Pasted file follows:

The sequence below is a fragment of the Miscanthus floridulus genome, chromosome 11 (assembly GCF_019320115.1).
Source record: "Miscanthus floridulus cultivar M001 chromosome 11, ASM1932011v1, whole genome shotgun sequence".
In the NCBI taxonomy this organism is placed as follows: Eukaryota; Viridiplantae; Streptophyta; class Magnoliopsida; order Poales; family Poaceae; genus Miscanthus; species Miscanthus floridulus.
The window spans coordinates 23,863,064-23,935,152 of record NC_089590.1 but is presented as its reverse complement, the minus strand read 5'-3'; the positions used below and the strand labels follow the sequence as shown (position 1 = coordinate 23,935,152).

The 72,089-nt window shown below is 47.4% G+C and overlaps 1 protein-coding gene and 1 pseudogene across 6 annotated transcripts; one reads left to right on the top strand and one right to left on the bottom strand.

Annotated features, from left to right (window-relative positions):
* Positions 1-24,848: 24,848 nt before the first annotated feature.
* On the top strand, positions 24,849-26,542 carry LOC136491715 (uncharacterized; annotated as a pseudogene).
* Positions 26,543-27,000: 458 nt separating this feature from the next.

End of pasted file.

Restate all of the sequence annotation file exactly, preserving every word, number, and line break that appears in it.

The sequence below is a fragment of the Miscanthus floridulus genome, chromosome 11 (assembly GCF_019320115.1).
Source record: "Miscanthus floridulus cultivar M001 chromosome 11, ASM1932011v1, whole genome shotgun sequence".
In the NCBI taxonomy this organism is placed as follows: Eukaryota; Viridiplantae; Streptophyta; class Magnoliopsida; order Poales; family Poaceae; genus Miscanthus; species Miscanthus floridulus.
The window spans coordinates 23,863,064-23,935,152 of record NC_089590.1 but is presented as its reverse complement, the minus strand read 5'-3'; the positions used below and the strand labels follow the sequence as shown (position 1 = coordinate 23,935,152).

The 72,089-nt window shown below is 47.4% G+C and overlaps 1 protein-coding gene and 1 pseudogene across 6 annotated transcripts; one reads left to right on the top strand and one right to left on the bottom strand.

Annotated features, from left to right (window-relative positions):
* Positions 1-24,848: 24,848 nt before the first annotated feature.
* On the top strand, positions 24,849-26,542 carry LOC136491715 (uncharacterized; annotated as a pseudogene).
* Positions 26,543-27,000: 458 nt separating this feature from the next.